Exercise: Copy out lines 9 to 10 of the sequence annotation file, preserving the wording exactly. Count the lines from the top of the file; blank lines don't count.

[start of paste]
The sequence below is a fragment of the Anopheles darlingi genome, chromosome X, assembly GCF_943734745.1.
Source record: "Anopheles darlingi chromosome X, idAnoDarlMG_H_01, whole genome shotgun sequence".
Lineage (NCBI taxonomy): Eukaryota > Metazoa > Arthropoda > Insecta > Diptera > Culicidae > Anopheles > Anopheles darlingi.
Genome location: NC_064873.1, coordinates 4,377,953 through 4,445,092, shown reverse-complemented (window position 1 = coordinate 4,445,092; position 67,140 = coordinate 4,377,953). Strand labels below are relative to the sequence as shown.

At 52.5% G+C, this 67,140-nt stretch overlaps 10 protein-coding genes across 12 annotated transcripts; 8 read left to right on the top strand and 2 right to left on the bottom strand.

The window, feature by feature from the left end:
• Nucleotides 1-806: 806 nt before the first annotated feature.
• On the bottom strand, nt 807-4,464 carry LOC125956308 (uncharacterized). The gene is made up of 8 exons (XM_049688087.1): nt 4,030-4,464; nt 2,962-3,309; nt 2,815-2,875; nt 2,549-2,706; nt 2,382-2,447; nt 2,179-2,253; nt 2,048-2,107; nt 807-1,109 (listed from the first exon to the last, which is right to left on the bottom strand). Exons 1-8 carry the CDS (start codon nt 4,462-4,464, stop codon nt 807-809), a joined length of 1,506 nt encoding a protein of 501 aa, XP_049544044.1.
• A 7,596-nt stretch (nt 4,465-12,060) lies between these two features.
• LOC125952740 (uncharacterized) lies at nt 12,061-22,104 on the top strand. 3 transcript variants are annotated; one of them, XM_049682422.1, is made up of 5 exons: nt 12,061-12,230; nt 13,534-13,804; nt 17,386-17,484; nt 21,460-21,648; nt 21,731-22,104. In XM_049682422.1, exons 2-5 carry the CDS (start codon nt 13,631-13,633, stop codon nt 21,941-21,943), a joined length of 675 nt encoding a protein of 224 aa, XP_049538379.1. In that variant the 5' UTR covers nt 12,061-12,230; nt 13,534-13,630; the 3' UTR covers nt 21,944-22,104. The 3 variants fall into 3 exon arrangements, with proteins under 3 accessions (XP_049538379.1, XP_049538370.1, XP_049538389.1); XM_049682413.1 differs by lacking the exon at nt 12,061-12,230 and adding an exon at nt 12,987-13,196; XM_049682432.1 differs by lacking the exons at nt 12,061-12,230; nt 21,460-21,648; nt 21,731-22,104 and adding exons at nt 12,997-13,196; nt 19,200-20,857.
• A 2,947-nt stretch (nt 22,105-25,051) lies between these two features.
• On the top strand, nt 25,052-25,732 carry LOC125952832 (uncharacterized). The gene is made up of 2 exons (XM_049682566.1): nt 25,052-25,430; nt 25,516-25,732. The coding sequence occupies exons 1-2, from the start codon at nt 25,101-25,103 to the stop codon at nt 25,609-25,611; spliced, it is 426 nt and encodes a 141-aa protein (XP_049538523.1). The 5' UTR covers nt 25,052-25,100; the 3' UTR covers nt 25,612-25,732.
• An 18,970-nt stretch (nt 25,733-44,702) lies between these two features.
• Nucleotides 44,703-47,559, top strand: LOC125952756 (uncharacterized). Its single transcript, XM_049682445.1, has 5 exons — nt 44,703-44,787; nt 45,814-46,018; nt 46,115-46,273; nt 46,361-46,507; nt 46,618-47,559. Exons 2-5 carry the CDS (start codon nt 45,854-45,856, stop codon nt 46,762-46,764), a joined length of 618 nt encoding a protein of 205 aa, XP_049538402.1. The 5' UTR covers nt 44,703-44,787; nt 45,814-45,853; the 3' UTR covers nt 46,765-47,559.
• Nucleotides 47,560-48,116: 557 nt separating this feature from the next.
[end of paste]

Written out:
• A 7,596-nt stretch (nt 4,465-12,060) lies between these two features.
• LOC125952740 (uncharacterized) lies at nt 12,061-22,104 on the top strand. 3 transcript variants are annotated; one of them, XM_049682422.1, is made up of 5 exons: nt 12,061-12,230; nt 13,534-13,804; nt 17,386-17,484; nt 21,460-21,648; nt 21,731-22,104. In XM_049682422.1, exons 2-5 carry the CDS (start codon nt 13,631-13,633, stop codon nt 21,941-21,943), a joined length of 675 nt encoding a protein of 224 aa, XP_049538379.1. In that variant the 5' UTR covers nt 12,061-12,230; nt 13,534-13,630; the 3' UTR covers nt 21,944-22,104. The 3 variants fall into 3 exon arrangements, with proteins under 3 accessions (XP_049538379.1, XP_049538370.1, XP_049538389.1); XM_049682413.1 differs by lacking the exon at nt 12,061-12,230 and adding an exon at nt 12,987-13,196; XM_049682432.1 differs by lacking the exons at nt 12,061-12,230; nt 21,460-21,648; nt 21,731-22,104 and adding exons at nt 12,997-13,196; nt 19,200-20,857.